317 F2d 915 Ranes v. Office Employees International Union Local No

317 F.2d 915

Dorothy RANES et al., Plaintiffs-Appellants,

No. 14056.

United States Court of Appeals Seventh Circuit.

May 15, 1963.

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John A. Cook, Cook & Lavery, Chicago, Ill., for plaintiffs-appellants.


Joseph E. Finley, Cleveland, Ohio, for defendant-appellee.


Before DUFFY and KNOCH, Circuit Judges, and MERCER, District Judge.


MERCER, District Judge.


The plaintiffs appeal from an order of the court below granting the motion of defendant, Local 28, for a summary judgment. There is no dispute as to the facts. The single issue presented is a simple one which affords a basis for controversy principally because the statute from which it arises has not been definitively interpreted by any court of appellate jurisdiction.


Local 28 is affiliated with Office Employees International Union, AFL-CIO, hereinafter referred to as OEIU. Prior to October 1, 1962, it charged each of its members dues of $2.00 per month. That dues figure was fixed to coincide with the minimum dues requirement fixed by the constitution of OEIU.1 At the regular convention of OEIU, held in June, 1962, the constitution of OEIU was amended to provide that, effective October 1, 1962, the membership dues to be collected by each of OEIU's affiliated locals should be not less than $3.00 and not more than $6.00 per month. Thereafter, the officers of Local 28 advised its members that dues payable to the Local would be increased to $3.00 per month effective on and after October 1, 1962. The question of such increase in dues was not submitted to a referendum of the members of Local 28.


Plaintiffs then filed this action for declaratory and injunctive relief, upon the theory that Local 28 could not increase the monthly dues charged to its members, without first presenting the question to its membership by referendum in accordance with the provisions of Section 101(a) (3) (A) of the Labor-Management Reporting and Disclosure Act of 1959. 29 U.S.C. § 411(a) (3) (A). Upon cross motions for summary judgment, the court below concluded that the action of OEIU increasing the minimum dues to be charged by its affiliated local unions was a valid act authorized by the provisions of 29 U.S.C. § 411(a) (3) (B), which was binding upon plaintiffs and all other members of OEIU. In accordance with that conclusion, the court denied plaintiffs' motion for summary judgment and granted summary judgment in favor of Local 28.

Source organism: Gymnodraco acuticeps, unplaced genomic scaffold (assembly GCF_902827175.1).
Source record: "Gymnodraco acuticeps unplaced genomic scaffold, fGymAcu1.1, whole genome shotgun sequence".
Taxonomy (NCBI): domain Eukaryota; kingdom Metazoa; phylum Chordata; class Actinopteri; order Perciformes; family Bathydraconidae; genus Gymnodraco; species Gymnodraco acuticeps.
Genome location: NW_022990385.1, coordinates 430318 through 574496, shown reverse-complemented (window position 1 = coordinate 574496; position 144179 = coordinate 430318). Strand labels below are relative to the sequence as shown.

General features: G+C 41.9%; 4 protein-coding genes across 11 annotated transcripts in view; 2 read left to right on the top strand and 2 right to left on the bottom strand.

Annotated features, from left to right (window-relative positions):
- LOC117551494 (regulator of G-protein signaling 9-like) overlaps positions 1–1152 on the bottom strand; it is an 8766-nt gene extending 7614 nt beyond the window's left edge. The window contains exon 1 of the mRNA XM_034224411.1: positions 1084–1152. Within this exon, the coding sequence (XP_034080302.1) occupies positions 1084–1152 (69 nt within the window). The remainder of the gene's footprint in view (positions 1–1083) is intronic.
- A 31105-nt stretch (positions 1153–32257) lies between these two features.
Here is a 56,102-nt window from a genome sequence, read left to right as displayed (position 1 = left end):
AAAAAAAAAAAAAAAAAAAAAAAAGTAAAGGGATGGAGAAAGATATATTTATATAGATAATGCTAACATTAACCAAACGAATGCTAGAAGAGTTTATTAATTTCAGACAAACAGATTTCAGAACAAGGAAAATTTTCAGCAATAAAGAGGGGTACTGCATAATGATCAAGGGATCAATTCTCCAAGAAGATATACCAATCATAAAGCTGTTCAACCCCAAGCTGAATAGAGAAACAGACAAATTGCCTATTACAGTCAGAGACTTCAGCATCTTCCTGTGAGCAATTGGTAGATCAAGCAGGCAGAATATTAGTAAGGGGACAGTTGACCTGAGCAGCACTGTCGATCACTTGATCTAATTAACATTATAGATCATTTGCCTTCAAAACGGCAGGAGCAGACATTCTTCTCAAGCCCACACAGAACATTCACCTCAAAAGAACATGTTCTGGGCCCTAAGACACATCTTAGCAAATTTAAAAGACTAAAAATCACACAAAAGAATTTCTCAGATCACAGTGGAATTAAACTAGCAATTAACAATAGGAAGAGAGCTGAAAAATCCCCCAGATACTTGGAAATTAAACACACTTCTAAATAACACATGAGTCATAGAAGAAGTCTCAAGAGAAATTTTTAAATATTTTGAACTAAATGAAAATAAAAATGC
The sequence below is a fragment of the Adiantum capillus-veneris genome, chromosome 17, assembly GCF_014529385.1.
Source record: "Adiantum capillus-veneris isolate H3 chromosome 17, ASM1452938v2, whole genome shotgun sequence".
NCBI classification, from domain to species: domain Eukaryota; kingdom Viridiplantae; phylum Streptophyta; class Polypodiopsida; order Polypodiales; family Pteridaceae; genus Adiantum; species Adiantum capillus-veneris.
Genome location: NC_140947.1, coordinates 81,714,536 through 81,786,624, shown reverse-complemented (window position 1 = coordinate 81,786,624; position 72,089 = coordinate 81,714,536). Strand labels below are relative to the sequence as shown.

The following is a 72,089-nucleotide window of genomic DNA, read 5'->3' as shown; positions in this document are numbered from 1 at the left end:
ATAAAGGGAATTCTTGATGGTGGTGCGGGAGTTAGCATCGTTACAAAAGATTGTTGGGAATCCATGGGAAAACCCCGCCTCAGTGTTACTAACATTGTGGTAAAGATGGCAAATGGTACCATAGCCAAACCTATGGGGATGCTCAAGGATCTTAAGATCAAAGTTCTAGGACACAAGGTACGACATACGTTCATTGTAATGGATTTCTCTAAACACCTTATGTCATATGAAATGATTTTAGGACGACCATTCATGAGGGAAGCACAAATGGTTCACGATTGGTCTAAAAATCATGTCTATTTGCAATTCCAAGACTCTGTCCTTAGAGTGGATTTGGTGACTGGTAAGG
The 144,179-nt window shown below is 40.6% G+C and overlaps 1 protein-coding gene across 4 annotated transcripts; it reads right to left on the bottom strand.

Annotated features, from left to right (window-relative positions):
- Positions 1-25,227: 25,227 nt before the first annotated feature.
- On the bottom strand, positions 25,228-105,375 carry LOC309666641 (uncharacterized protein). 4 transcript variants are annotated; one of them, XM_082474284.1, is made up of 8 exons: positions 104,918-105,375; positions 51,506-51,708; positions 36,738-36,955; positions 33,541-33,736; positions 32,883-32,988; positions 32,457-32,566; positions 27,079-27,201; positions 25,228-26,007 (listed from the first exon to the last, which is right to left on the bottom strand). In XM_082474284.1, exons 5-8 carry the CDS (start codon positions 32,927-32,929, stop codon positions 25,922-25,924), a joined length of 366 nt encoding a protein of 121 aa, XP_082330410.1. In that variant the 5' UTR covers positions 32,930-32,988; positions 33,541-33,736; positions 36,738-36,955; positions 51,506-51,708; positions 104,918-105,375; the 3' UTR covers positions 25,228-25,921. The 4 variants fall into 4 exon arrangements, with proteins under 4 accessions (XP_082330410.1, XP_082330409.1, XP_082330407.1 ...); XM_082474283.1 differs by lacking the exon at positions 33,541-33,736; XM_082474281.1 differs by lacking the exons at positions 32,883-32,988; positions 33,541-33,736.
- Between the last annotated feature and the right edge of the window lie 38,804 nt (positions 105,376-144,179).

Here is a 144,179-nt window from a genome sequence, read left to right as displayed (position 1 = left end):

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Section 101(a) (3) of the Labor-Management Reporting and Disclosure Act of 1959 provides:


"Except in the case of a federation of national or international labor organizations, the rates of dues and initiation fees payable by members of any labor organization in effect on September 14, 1959 shall not be increased, and no general or special assessment shall be levied upon such members, except —


"(A) in the case of a local labor organization, (i) by majority vote by secret ballot of the members in good standing voting at a general or special membership meeting, after reasonable notice of the intention to vote upon such question, or (ii) by majority vote of the members in good standing voting in a memberbership referendum conducted by secret ballot; or


"(B) in the case of a labor organization, other than a local labor organization or a federation of national or international labor organizations, (i) by majority vote of the delegates voting at a regular convention, or at a special convention of such labor organization held upon not less than thirty days' written notice to the principal office of each local or constituent labor organization entitled to such notice, or (ii) by majority vote of the members in good standing of such labor organization voting in a membership referendum conducted by secret ballot, or (iii) by majority vote of the members of the executive board or similar governing body of such labor organization, pursuant to express authority contained in the constitution and bylaws of such labor organization: Provided, That such action on the part of the executive board or similar governing body shall be effective only until the next regular convention of such labor organization." 29 U.S.C. § 411(a) (3).


The only issue presented is whether the action of an international union pursuant to Section 101(a) (3) (B) of the Act increasing the constitutional minimum for dues payable by its members to their respective local unions can be enforced by an affiliated local union without first submitting the question of a dues increase to a vote of its members under the provisions of Section 101(a) (3) (A) of the Act.2


We are aware of only one previous decision interpreting Section 101(a) (3). In that case the court held, consistently with the decision below, that an international union has the authority under 101 (a) (3) (B) to enact an across-the-board increase in dues to be paid by its members to its affiliated local unions and to bind its local unions by that action without submitting the question of the dues increase to a referendum of the locals' members. International Brotherhood of Teamsters, Etc. v. Bakery Sales Drivers Local No. 33, et al., D.D.C., October 27, 1961.


We agree with that interpretation of Section 101(a) (3). That subsection relates, in its entirety, to "the rates of dues and initiation fees payable by members of" labor organizations. It provides that rates of dues in effect on September 14, 1959, may not be increased except by the methods therein prescribed. The method prescribed for increases in dues by a local union is a majority vote of its members. On the other hand, subsection (B) prescribes alternative methods by which an international union may increase "rates of dues", which include the submission of the question to the delegates at its convention.